1919 - 1921: Rumiano Brothers move from San Francisco to Willows, CA., where they open their first dairy and begin making cheese.
1921 - 1930: Rumiano Cheese Company digs aging cellars at the Willows facility, designed for storage and aging. These cellars are still used today.
1935 - 1945: Rumiano Cheese Company is awarded a large government contract to produce cheese for the US Army in the war effort and purchases several creameries throughout California and Southern Oregon.
1945 - 1950: The end of war, developments in technology, and new dairy industry regulation lead to consolidation of facilities to two: Crescent City and Willows, CA.
1950 - 1980: Richard Rumiano's sons Raymond and George take over management of the business, with the assumption that it would soon be sold.
1980 - 1990: Raymond Rumiano's sons, John and Baird, purchase the business from the rest of the Rumiano family, struggling to make it successful. Expansion and modernization were the core focus.
1990 - 2000: Sales grew at a healthy rate, once again, and the new owners continued to reinvest into the business.
2000 - 2019: Rumiano Cheese Company continues to grow with its packaging operations, retail brands, new products, and the heritage of service, quality, and value.

What does it mean to be NON-GMO?

Rumiano’s selection of organic cheeses and butter is certified Non-GMO by the Non-GMO Project (nongmoproject.org). GMOs are “genetically modified organisms.” We share the belief that everyone deserves an informed choice about whether or not to consume genetically modified organisms.

Does Rumiano Cheese make gluten-free cheese?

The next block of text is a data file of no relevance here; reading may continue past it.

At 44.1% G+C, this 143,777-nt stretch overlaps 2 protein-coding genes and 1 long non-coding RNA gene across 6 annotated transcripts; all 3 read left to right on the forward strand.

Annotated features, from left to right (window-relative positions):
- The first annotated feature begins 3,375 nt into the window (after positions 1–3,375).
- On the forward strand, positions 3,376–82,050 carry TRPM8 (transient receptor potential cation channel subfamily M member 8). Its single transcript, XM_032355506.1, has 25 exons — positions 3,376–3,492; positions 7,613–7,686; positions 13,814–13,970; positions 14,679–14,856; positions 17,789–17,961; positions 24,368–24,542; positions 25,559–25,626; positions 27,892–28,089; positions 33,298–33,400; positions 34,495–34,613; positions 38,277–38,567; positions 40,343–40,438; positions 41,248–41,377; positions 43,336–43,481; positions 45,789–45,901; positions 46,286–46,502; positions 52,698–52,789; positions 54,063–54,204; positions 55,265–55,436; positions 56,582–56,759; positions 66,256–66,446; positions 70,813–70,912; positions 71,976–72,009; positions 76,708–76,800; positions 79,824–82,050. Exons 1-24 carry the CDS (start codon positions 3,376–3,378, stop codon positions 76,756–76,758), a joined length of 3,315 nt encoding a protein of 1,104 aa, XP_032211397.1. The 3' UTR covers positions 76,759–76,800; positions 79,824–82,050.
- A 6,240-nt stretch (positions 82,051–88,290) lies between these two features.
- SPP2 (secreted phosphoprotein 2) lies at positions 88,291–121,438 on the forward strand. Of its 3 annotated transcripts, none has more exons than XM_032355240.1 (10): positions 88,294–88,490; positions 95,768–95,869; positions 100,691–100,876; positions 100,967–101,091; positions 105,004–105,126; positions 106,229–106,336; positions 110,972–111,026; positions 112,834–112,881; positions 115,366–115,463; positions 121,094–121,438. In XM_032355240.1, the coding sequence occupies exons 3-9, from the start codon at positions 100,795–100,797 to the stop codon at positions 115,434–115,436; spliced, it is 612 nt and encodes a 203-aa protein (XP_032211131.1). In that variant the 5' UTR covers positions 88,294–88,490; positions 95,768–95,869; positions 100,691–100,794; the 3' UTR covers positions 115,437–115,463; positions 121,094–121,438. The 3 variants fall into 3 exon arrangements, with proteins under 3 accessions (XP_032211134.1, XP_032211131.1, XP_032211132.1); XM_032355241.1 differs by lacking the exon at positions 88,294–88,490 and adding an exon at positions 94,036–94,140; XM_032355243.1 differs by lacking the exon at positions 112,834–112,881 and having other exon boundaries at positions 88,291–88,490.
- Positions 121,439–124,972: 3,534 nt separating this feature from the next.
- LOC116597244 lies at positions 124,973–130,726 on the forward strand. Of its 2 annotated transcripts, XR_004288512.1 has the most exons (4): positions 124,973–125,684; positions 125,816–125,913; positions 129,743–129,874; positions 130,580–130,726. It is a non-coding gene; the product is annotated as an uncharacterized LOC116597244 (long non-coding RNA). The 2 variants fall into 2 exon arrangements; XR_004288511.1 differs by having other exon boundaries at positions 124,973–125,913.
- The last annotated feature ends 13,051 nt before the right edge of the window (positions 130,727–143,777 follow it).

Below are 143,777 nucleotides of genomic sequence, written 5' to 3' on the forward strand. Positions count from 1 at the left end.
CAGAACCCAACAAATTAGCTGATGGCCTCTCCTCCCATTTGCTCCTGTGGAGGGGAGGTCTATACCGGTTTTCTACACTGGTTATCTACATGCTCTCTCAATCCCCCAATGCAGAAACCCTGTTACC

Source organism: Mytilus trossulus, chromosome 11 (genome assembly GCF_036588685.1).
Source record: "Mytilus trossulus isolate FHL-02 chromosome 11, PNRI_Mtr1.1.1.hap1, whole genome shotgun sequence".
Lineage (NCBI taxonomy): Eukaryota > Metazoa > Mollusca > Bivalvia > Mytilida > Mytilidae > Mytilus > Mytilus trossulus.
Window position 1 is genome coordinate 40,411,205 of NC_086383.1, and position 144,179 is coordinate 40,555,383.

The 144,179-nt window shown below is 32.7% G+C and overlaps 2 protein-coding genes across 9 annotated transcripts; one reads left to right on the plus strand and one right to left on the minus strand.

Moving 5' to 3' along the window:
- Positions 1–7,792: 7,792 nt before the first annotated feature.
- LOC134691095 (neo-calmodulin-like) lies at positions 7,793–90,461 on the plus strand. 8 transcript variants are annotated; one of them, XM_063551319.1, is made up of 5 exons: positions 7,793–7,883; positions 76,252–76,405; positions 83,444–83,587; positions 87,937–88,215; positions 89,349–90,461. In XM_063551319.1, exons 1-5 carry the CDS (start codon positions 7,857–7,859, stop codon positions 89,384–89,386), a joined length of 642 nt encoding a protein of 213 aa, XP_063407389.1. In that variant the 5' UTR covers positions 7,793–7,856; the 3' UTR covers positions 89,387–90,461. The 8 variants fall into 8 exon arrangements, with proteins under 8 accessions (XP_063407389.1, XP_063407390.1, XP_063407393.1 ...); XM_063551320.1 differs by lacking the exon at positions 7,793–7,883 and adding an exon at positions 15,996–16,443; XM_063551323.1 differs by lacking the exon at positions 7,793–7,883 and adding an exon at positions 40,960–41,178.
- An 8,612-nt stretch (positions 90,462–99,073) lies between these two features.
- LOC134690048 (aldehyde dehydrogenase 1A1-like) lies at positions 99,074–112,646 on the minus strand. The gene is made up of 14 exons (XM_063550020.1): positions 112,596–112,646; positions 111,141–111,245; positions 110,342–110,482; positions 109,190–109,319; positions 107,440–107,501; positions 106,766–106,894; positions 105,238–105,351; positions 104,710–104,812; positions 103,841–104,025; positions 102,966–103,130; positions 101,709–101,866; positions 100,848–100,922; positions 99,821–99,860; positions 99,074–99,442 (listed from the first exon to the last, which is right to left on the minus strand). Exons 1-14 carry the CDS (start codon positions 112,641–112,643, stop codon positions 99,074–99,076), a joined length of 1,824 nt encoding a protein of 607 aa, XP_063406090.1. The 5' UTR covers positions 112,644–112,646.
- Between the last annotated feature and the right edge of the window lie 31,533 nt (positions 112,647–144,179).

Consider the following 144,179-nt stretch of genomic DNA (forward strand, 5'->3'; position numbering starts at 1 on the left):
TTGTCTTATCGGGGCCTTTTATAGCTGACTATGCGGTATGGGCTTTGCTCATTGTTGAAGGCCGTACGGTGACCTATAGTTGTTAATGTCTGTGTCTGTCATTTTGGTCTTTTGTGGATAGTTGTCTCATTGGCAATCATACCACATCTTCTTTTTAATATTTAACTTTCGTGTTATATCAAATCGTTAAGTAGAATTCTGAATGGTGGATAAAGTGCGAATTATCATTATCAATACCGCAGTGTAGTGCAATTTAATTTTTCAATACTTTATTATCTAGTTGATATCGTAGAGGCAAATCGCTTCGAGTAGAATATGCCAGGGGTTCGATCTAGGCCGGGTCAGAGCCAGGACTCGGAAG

We do not use any gluten-based products in either of our plants so it is safe to say that all of our cheese is “gluten-free”.  We do purchase shredded cheese from another company and it may contain potato starch, powdered cellulose, or corn starch. However, we suggest you consult with your doctor before consuming cheese as you may have another allergy affecting you.

Celebrating 100 Years

Is there lactose in Rumiano cheese?

A good rule of thumb with cheese is the harder and more aged the cheese, the less lactose present. Once the enzymes are added during the cheesemaking process, it immediately begins eating the lactose in the milk creating lactic acid, which is sifted out when it becomes whey. Many of our varieties of cheese are free of lactose, however; some types like ricotta, brie, fresh mozzarella, and even American do contain lactose. We do suggest you consult a doctor or nutritionist regarding levels of lactose intolerance or dairy allergies before consuming any of the stated cheese.

Celebrating 100 Years

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